Pets on a Plane
In the same week that a dog perished after a United Airlines flight attendant insisted it be stored in an overhead compartment on a flight from Houston to New York City, another family's pet was lost by the beleaguered carrier. Irgo, a 10-year-old German shepherd belonging to the Swindle family, was mistakenly sent to Japan instead of Kansas City, Mo. When Kara Swindle and her children went to pick up their dog on March 13 after flying from Oregon, they were given a Great Dane—whose destination was supposed to be Japan. The dogs got mixed up in Denver, where they both had connecting flights. Swindle was concerned that her dog wouldn't survive the long flight back: "He is a 10-year-old dog, and he's never been on a flight before," she told KCTV 5 News. However, United had Irgo checked out by a veterinarian in Tokyo and loaded onto a private charter to Wichita, Kan., where he was reunited with his family on March 15.
I Am Not Dead Yet!
Constantin Reliu, 63, appealed unsuccessfully to a court in Barlad, Romania, in March to overturn a death certificate that his wife had obtained after not hearing from him for more than a decade. According to The Guardian, Reliu left Romania for Turkey in 1992 to look for employment, but neglected to keep in touch with his family. In 2003, Reliu's wife, believing he had died in an earthquake in Turkey, argued in court for a death certificate, which didn't come to light until Reliu was deported back to Romania because of expired papers in Turkey. Upon his arrival, immigration officers explained to Reliu that he had died in 2003. His appeal failed, as the court maintained he was too late, and the ruling is final, leaving Reliu in an odd state of limbo. "I am officially dead, although I'm alive," Reliu told Romanian media outlets. "I have no income and because I am listed dead, I can't do anything."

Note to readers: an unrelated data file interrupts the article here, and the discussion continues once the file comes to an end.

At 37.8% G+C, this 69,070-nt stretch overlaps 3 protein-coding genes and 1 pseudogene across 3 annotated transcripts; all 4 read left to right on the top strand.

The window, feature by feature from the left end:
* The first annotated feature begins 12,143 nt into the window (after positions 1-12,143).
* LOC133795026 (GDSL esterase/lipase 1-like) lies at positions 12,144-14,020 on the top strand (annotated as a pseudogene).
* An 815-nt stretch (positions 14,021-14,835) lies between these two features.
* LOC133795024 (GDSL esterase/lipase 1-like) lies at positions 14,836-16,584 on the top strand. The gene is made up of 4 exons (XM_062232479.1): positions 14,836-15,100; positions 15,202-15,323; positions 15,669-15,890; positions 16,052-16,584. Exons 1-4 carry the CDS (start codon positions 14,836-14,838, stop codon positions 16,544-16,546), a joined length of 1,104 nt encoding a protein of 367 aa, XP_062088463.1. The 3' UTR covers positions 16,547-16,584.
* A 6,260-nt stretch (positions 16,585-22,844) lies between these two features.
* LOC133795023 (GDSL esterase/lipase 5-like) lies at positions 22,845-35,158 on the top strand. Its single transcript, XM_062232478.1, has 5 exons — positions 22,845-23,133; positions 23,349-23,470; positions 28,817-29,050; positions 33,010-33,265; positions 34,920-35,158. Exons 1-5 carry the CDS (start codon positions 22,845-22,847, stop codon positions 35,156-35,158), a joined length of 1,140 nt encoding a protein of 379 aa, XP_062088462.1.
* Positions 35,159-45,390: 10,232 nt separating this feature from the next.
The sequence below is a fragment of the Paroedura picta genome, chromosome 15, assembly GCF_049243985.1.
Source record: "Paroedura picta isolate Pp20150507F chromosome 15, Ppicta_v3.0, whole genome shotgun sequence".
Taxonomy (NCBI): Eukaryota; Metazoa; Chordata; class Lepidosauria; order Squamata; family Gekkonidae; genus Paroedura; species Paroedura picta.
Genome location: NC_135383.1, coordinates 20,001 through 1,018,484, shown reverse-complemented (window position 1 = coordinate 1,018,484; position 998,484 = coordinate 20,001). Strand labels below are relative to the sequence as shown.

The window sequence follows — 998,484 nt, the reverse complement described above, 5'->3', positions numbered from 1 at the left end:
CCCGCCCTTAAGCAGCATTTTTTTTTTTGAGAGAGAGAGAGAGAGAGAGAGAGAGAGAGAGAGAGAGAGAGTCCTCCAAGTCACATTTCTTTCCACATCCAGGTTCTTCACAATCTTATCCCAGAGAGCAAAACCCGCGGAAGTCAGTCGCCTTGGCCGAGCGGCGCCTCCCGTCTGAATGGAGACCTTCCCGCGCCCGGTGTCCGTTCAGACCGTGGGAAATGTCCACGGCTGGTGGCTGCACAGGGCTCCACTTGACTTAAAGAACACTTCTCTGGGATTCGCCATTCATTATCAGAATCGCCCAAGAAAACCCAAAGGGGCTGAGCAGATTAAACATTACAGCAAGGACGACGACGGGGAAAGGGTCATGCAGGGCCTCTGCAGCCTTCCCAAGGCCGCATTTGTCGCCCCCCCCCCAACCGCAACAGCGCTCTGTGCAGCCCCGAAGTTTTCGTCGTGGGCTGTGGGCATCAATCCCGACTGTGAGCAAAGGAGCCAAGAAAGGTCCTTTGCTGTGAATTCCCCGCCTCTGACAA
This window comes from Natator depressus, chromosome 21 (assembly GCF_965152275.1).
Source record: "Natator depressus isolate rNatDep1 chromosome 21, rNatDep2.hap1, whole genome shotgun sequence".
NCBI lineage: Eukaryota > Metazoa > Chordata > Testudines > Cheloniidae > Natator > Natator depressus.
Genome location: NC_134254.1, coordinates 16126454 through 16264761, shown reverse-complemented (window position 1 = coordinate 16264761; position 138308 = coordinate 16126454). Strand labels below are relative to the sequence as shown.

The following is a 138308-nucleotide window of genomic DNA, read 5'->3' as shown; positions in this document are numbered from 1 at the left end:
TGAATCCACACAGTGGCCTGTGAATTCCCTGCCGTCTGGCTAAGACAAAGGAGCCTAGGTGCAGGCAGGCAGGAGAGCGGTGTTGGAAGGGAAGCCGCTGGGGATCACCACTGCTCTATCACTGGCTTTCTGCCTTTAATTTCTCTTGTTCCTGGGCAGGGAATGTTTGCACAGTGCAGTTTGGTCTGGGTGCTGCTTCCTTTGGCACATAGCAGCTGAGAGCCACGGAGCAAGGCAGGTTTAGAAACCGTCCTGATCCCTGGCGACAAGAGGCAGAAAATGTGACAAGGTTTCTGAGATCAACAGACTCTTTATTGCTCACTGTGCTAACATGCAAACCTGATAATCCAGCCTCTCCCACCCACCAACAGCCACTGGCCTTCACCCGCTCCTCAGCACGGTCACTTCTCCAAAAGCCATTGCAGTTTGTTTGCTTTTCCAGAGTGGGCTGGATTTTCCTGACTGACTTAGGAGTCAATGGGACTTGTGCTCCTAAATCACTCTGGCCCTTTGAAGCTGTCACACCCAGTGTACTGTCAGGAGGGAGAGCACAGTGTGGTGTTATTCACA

In a recent interview on "60 Minutes Overtime," Oprah Winfrey said that if God wanted her to run for president, "wouldn't God kind of tell me?" Oprah may have gotten her answer in the form of a letter from Jesus Christ, an 83-year-old North Waterboro, Maine, woman who started a letter-writing campaign 50 years ago to spread a message of faith and peace—around the same time that she changed her name. WGME-TV reported that Christ sent her letter to Winfrey on March 9, without knowledge of the media speculation, or Winfrey's wish for a heavenly sign, regarding her running for president. Christ said she sent the letter because she likes Winfrey, but "If she does (run), I'll vote for her—that's for sure."
• Destiny Church in Columbia, Md., tried a novel approach to attract new members to its congregation. On March 4, the church gave away five used cars to "demonstrate God's unbelievable, no-strings-attached goodness," according to The Washington Post. The idea was hatched to increase attendance at the church's new location after several years meeting in a high school auditorium. "Who doesn't need a new car?" asked Sandy Dobson, who came with her son. "Different people have different things that bring them to Christ, to church. It doesn't always have to be traditional methods." Pastor Stephen Chandler added that Jesus himself taught that giveaways are guaranteed to draw a crowd: The biggest gatherings Christ preached to came on the two times he distributed free loaves and fishes.
Animals With Issues
Louis, an 18-year-old male gorilla at the Philadelphia Zoo, appears to be something of a germophobe, according to the Associated Press. When he is carrying food, 6-foot-tall Louis walks on his hind legs, like a human, rather than leaning forward on his front knuckles, as gorillas usually do. Zoo curator Michael Stern says workers installed a fire hose over a mud puddle in Louis' yard, which he crosses like a tightrope to avoid getting his feet dirty. Stern says in the wild, gorillas may stand up on their hind feet to reach food or wade in a swamp, but only for a few seconds.
Restoring Faith in Humanity